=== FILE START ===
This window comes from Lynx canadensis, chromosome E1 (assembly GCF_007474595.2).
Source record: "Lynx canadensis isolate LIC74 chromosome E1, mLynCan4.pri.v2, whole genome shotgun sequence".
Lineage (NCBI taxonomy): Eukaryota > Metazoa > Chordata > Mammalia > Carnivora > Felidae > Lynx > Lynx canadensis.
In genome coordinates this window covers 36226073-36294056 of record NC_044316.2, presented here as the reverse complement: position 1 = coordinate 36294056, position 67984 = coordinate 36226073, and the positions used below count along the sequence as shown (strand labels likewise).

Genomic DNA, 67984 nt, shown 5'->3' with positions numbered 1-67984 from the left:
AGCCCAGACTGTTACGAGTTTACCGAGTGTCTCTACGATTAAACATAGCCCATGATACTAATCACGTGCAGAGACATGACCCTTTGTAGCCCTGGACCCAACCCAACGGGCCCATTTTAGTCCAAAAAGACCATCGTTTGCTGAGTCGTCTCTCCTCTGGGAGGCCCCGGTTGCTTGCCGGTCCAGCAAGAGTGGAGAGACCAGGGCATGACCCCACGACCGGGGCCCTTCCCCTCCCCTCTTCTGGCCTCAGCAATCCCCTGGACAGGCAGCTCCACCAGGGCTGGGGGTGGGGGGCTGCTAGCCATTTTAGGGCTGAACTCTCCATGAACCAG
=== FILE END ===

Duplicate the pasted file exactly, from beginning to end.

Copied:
This window comes from Lynx canadensis, chromosome E1 (assembly GCF_007474595.2).
Source record: "Lynx canadensis isolate LIC74 chromosome E1, mLynCan4.pri.v2, whole genome shotgun sequence".
Lineage (NCBI taxonomy): Eukaryota > Metazoa > Chordata > Mammalia > Carnivora > Felidae > Lynx > Lynx canadensis.
In genome coordinates this window covers 36226073-36294056 of record NC_044316.2, presented here as the reverse complement: position 1 = coordinate 36294056, position 67984 = coordinate 36226073, and the positions used below count along the sequence as shown (strand labels likewise).

Genomic DNA, 67984 nt, shown 5'->3' with positions numbered 1-67984 from the left:
AGCCCAGACTGTTACGAGTTTACCGAGTGTCTCTACGATTAAACATAGCCCATGATACTAATCACGTGCAGAGACATGACCCTTTGTAGCCCTGGACCCAACCCAACGGGCCCATTTTAGTCCAAAAAGACCATCGTTTGCTGAGTCGTCTCTCCTCTGGGAGGCCCCGGTTGCTTGCCGGTCCAGCAAGAGTGGAGAGACCAGGGCATGACCCCACGACCGGGGCCCTTCCCCTCCCCTCTTCTGGCCTCAGCAATCCCCTGGACAGGCAGCTCCACCAGGGCTGGGGGTGGGGGGCTGCTAGCCATTTTAGGGCTGAACTCTCCATGAACCAG